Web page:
Eskom’s 15 percent tariff hike will hit South Africans hard
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Johannesburg - The 15 percent Eskom tariff hike has not gone down well with consumers who feel it will add more burden to the cost of living that is already too high, coupled with some having had to take salary cuts due to the Covid19 pandemic.
“Already life is expensive... I found it unfair because they increase the price of everything while salaries remain the same. Right now the taxi industry is increasing fares because petrol prices also went up. It’s even ridiculous that Eskom is increasing the prices while we continue to experience load shedding,” said 32-year-old Teboho Mabote from Sebokeng.
“Some of us are getting a minimum wage and already we are struggling to pay for electricity. Some of us are unemployed. How will they afford to buy electricity? I would understand if it was 7% because 15% is too much,” he said.
Mamolesuwa Moleleki, 34, also said the 15% increase was too much, asking for the government to provide free electricity.
“Already I am struggling to buy food because I don’t earn that much. The government should provide free electricity for the unemployed and those earning less than R5 000. I can’t buy electricity when I don’t have food at home,” she said.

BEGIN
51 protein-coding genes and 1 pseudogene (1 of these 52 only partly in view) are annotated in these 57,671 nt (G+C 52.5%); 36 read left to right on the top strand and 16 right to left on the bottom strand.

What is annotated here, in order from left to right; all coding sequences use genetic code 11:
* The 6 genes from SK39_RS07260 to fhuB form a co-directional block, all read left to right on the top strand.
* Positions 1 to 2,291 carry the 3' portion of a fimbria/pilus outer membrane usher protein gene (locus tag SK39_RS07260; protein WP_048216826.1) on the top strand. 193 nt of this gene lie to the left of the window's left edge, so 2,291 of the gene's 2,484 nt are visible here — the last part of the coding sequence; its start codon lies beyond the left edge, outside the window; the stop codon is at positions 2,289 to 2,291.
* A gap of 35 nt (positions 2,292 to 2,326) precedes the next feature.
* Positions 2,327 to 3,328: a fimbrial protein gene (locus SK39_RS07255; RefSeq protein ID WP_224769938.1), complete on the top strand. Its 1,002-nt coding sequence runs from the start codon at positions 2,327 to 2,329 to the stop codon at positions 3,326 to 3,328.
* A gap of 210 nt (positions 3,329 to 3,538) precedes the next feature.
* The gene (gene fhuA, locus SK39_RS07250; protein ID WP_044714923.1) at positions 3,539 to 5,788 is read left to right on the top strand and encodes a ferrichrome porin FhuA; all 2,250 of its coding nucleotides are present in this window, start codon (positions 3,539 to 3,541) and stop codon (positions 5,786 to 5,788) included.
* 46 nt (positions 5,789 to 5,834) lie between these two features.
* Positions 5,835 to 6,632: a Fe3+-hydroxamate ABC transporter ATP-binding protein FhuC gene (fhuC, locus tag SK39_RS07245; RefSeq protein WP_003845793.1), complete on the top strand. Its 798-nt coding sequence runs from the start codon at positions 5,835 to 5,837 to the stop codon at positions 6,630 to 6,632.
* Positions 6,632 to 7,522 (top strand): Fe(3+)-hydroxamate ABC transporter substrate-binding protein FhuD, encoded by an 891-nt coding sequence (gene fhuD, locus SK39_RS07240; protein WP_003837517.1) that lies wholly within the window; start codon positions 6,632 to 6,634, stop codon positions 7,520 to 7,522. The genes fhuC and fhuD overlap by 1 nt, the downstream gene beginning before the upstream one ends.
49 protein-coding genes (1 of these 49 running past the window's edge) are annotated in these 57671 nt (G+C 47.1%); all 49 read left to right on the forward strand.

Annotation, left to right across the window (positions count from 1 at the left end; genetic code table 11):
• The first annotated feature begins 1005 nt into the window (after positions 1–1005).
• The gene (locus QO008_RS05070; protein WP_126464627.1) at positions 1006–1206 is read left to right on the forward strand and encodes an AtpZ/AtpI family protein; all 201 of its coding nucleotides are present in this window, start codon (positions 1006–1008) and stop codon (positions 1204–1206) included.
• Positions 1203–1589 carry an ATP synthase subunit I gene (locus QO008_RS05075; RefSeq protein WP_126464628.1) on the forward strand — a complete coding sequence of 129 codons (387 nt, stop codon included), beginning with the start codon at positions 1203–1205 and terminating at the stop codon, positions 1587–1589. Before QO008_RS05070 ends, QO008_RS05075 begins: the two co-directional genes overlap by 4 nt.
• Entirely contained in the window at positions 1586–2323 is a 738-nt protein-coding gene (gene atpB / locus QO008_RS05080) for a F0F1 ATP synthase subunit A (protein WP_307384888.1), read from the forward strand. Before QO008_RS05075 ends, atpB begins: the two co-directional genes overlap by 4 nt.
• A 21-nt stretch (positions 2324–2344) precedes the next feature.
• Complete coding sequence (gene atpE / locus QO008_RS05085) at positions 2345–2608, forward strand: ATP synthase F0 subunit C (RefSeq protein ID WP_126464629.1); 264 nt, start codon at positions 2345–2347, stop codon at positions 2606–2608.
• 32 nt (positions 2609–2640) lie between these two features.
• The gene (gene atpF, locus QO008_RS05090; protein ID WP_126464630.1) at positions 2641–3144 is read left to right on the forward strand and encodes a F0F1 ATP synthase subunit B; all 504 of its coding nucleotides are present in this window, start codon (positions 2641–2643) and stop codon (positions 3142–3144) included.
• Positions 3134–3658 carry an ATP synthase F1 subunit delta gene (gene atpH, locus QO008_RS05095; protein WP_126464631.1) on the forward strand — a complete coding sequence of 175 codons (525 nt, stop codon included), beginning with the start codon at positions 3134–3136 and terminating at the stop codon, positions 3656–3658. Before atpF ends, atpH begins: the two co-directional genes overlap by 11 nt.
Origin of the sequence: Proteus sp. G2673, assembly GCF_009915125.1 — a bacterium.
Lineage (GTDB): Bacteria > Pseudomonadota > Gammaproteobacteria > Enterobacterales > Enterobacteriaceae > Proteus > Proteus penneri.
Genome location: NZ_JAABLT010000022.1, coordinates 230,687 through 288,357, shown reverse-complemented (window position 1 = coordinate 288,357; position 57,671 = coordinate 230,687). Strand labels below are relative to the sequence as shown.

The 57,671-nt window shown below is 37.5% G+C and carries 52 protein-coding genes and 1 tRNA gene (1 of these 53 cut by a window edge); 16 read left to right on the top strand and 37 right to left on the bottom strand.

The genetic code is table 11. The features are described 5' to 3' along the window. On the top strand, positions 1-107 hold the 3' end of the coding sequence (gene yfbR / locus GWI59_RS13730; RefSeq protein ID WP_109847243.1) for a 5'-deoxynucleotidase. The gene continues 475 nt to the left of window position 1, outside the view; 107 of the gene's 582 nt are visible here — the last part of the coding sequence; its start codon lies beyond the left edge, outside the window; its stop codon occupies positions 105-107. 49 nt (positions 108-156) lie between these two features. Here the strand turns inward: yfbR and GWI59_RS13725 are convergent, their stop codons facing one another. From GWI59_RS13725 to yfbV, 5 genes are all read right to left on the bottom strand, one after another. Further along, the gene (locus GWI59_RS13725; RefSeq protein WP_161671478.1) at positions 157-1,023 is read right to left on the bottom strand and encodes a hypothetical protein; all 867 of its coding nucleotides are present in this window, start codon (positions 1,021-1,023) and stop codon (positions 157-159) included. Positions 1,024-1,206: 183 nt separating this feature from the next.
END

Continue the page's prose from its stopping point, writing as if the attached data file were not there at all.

Bokang Matla 38, from Protea Glen, said this has shown that the government was selfish and cares little about the people.
“They don’t care because their benefits cover those expenses, they care little about us poor people. How do they increase electricity and fuel prices while they told us about a three-year salary freeze for government employees?” asked Moleleki.
Another consumer Zanele Ngcobo said the tariff would make life harder than before.
“These people are not serious at all. Everything is expensive and now this. I had to reduce my expenses after taking a salary cut at work last year. Now I will have to sacrifice more to afford electricity. It’s hard.”
Soweto activist Seth Mazibuko said: “I just don’t understand our government. They would give you R350 as a relief fund from Covid19 and allow Eskom to get it back through increasing electricity tariffs. How on earth does Eskom consider raising its tariffs in the aftermath of the high level of Covid-19. If Eskom and the government consider and care for the poor, a plan was to be developed to protect the poor and jobless from the increase or consideration has to be given for those who lost their jobs during Covid-19.”
Political analyst Metji Makgoba echoed the cash-strapped consumers' sentiments, adding that this will entrench inequality in society.
“The government does not care about the poor people of this country and proves every day that the ANC has become a spineless and pathetic movement that is gradually running down the state. These are consequences of advancing capitalism and right-wing policies that believe in the externalisation of political responsibility to citizens when it suits the ruling and political elite.
“The government should think about ways to raise funds for Eskom without hurting the poor. It is high time that Eskom develops ways of charging electricity prices according to people’s level of affordability.
I do not understand the logic behind forcing the unemployed, the unemployable and the poor to pay for electricity,” said Makgoba.